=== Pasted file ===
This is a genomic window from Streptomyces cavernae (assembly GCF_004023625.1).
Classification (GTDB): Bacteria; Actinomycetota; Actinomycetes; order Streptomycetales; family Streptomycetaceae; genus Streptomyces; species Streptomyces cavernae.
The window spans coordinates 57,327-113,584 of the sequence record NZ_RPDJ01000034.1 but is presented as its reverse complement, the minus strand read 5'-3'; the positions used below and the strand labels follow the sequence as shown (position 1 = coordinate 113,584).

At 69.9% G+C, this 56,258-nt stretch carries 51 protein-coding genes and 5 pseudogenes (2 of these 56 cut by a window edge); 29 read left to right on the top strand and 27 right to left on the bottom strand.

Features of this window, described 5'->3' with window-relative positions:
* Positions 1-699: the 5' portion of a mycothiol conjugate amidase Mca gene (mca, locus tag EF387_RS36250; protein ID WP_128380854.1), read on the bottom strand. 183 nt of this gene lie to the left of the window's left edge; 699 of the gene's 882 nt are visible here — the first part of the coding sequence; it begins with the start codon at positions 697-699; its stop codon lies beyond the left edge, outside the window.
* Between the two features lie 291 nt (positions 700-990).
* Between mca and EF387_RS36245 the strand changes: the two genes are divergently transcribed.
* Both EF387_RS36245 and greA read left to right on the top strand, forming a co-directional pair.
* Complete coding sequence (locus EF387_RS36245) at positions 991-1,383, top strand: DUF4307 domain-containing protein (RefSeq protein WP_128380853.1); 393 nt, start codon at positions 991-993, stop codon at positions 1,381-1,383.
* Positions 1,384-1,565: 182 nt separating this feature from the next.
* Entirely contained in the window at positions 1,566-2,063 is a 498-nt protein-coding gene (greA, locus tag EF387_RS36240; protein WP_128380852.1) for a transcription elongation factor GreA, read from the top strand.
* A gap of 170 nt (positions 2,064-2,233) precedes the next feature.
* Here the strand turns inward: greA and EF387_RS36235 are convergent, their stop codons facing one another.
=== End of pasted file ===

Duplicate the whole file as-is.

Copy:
This is a genomic window from Streptomyces cavernae (assembly GCF_004023625.1).
Classification (GTDB): Bacteria; Actinomycetota; Actinomycetes; order Streptomycetales; family Streptomycetaceae; genus Streptomyces; species Streptomyces cavernae.
The window spans coordinates 57,327-113,584 of the sequence record NZ_RPDJ01000034.1 but is presented as its reverse complement, the minus strand read 5'-3'; the positions used below and the strand labels follow the sequence as shown (position 1 = coordinate 113,584).

At 69.9% G+C, this 56,258-nt stretch carries 51 protein-coding genes and 5 pseudogenes (2 of these 56 cut by a window edge); 29 read left to right on the top strand and 27 right to left on the bottom strand.

Features of this window, described 5'->3' with window-relative positions:
* Positions 1-699: the 5' portion of a mycothiol conjugate amidase Mca gene (mca, locus tag EF387_RS36250; protein ID WP_128380854.1), read on the bottom strand. 183 nt of this gene lie to the left of the window's left edge; 699 of the gene's 882 nt are visible here — the first part of the coding sequence; it begins with the start codon at positions 697-699; its stop codon lies beyond the left edge, outside the window.
* Between the two features lie 291 nt (positions 700-990).
* Between mca and EF387_RS36245 the strand changes: the two genes are divergently transcribed.
* Both EF387_RS36245 and greA read left to right on the top strand, forming a co-directional pair.
* Complete coding sequence (locus EF387_RS36245) at positions 991-1,383, top strand: DUF4307 domain-containing protein (RefSeq protein WP_128380853.1); 393 nt, start codon at positions 991-993, stop codon at positions 1,381-1,383.
* Positions 1,384-1,565: 182 nt separating this feature from the next.
* Entirely contained in the window at positions 1,566-2,063 is a 498-nt protein-coding gene (greA, locus tag EF387_RS36240; protein WP_128380852.1) for a transcription elongation factor GreA, read from the top strand.
* A gap of 170 nt (positions 2,064-2,233) precedes the next feature.
* Here the strand turns inward: greA and EF387_RS36235 are convergent, their stop codons facing one another.